I Magnify My Ministry (Part 2)

Last time we began a consideration of the Apostle Paul’s statement in Romans 11:13: “I magnify my ministry.” We’re thinking of some practical implications and applications of these words of Paul, which fall in the midst of his extended treatment of God’s future plan for the people and nation of Israel.

We previously pondered our need to manifest sobriety in our ministries, and also to model consistency in all that we do in our service to the Lord.


Paul's Use of Isaiah 59:20-21 in Romans 11:26-27

One example where a New Testament writer views an Old Testament prophetic passage as needing to be fulfilled literally in the future is Paul’s use of Isaiah 59:20-21 in Romans 11:26-27:

and so all Israel will be saved; just as it is written,

“The Deliverer will come from Zion,
He will remove ungodliness from Jacob.”
27 “This is My covenant with them,
When I take away their sins.”


The Gospel Applied: "The Artist" (Part 2)

(Read the series so far.)

God’s rejection of those who led Israel, and the dark curtain He placed over many of their hearts, is not the final layer of the canvas. His veiling is …

Not final: There is a promise!

God still has a future for the Jewish people. Paul wrote:

What then? What Israel is seeking, it has not obtained, but those who were chosen obtained it, and the rest were hardened; 8 just as it is written, “God gave them a spirit of stupor, Eyes to see not and ears to hear not, Down to this very day.” 9 And David says, “Let their table become a snare and a trap, And a stumbling block and a retribution to them. 10 “Let their eyes be darkened to see not, And bend their backs forever.” 11 I say then, they did not stumble so as to fall, did they? May it never be! But by their transgression salvation has come to the Gentiles, to make them jealous. (NASB, Rom. 11:7-11)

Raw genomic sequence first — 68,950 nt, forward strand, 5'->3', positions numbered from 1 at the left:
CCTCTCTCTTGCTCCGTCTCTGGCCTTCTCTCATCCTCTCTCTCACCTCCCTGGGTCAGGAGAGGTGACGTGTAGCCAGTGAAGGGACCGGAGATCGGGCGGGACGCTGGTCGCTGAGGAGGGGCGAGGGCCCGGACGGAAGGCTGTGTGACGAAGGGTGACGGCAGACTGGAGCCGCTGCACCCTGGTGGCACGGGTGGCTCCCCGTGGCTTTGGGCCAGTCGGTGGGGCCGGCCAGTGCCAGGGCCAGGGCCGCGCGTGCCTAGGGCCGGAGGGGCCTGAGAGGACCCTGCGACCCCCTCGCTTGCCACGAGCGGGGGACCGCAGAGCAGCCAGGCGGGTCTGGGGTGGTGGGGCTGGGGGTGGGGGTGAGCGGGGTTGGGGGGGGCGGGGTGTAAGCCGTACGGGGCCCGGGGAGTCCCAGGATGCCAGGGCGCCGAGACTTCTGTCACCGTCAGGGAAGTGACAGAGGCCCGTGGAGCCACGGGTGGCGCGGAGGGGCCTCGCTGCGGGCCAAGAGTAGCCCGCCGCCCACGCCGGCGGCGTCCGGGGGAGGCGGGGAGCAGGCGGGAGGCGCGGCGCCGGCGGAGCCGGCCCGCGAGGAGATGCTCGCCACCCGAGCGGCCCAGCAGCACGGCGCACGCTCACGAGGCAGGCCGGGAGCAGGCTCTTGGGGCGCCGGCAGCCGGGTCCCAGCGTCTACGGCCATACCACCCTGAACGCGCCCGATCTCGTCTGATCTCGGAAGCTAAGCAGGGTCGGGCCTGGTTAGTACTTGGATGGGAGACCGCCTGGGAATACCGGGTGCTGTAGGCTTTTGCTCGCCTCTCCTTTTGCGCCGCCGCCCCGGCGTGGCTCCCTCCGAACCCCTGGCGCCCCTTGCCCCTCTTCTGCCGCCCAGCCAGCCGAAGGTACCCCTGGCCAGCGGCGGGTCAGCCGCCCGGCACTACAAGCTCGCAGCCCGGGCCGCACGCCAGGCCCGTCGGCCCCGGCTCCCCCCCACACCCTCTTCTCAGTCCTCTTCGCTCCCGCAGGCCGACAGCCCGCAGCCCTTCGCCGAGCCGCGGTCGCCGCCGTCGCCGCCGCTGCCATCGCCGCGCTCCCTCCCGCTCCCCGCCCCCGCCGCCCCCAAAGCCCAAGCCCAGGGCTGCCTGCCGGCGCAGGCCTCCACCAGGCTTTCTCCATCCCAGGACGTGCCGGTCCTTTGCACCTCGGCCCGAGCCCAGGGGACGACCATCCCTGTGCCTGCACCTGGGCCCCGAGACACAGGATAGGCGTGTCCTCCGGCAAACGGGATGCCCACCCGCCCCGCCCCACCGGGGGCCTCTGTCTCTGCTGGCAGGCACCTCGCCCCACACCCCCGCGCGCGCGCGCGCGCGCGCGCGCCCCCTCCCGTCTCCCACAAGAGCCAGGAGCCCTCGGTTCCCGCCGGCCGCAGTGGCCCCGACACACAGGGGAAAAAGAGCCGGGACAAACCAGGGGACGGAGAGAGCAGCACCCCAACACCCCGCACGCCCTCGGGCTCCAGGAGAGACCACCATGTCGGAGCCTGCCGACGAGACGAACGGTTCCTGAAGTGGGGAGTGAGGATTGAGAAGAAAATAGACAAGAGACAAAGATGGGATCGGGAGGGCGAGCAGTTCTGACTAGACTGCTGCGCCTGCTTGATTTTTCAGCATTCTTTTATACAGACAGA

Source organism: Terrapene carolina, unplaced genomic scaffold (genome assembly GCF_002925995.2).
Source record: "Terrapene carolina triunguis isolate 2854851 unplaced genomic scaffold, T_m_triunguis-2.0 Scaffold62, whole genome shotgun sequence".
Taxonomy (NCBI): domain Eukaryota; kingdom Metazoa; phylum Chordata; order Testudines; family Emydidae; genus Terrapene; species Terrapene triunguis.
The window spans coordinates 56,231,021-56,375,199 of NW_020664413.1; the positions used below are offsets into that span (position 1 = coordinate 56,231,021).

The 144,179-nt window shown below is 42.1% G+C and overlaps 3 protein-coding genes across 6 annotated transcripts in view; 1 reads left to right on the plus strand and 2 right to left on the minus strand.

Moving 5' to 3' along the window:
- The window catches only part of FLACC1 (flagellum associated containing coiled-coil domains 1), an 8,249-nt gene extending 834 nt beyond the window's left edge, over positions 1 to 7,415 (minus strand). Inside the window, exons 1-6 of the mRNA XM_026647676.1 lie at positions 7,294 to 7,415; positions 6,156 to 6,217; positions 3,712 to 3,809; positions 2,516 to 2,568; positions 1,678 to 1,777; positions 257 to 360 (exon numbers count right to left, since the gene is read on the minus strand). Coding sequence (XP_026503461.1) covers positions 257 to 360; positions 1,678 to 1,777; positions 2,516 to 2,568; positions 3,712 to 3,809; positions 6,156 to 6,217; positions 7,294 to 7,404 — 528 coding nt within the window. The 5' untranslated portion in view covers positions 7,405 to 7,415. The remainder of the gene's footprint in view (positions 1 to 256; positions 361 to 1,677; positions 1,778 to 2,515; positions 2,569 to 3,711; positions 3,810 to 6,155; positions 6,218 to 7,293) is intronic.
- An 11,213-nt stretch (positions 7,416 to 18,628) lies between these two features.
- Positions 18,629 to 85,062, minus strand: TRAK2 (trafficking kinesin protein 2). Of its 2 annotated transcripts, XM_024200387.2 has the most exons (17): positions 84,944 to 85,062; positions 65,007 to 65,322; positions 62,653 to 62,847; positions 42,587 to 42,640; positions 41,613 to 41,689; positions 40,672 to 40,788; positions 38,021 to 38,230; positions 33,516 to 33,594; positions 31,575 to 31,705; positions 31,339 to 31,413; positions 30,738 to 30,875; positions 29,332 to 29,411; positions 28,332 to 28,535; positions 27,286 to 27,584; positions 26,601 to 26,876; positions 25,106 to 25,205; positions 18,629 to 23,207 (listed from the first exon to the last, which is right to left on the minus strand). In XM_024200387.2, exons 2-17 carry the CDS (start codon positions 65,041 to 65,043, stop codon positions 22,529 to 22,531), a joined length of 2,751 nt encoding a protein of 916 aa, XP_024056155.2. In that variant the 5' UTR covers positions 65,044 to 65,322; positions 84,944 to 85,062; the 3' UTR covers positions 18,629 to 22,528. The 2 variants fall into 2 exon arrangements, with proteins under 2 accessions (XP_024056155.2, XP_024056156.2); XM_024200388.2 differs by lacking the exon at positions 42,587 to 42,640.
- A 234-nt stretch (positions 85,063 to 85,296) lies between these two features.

The Gospel Applied: "The Artist" (Part 1)

(Read the series so far.)

Almost in the perfect center of the north end of the city of Paris, the hill of Montmartre and its grand white Cathedral of “Sacré-Cœur” (Sacred Heart) seem perched above the city. From the church you are afforded one of the most magnificent views of the “city of lights” that doesn’t require going up in a rickety elevator on an old “erector set” called the Eiffel Tower.

Montmartre is noted for several things, but probably best known for the quarter’s daily working street artists. Gathered near the square due west of the church, these artists sit in front of easels painting either in oils or watercolor, while others around them are sketching, chalking and creating in a host of artistic media.

Though I could not do what they do, I confess that I love to walk around and see artists at work.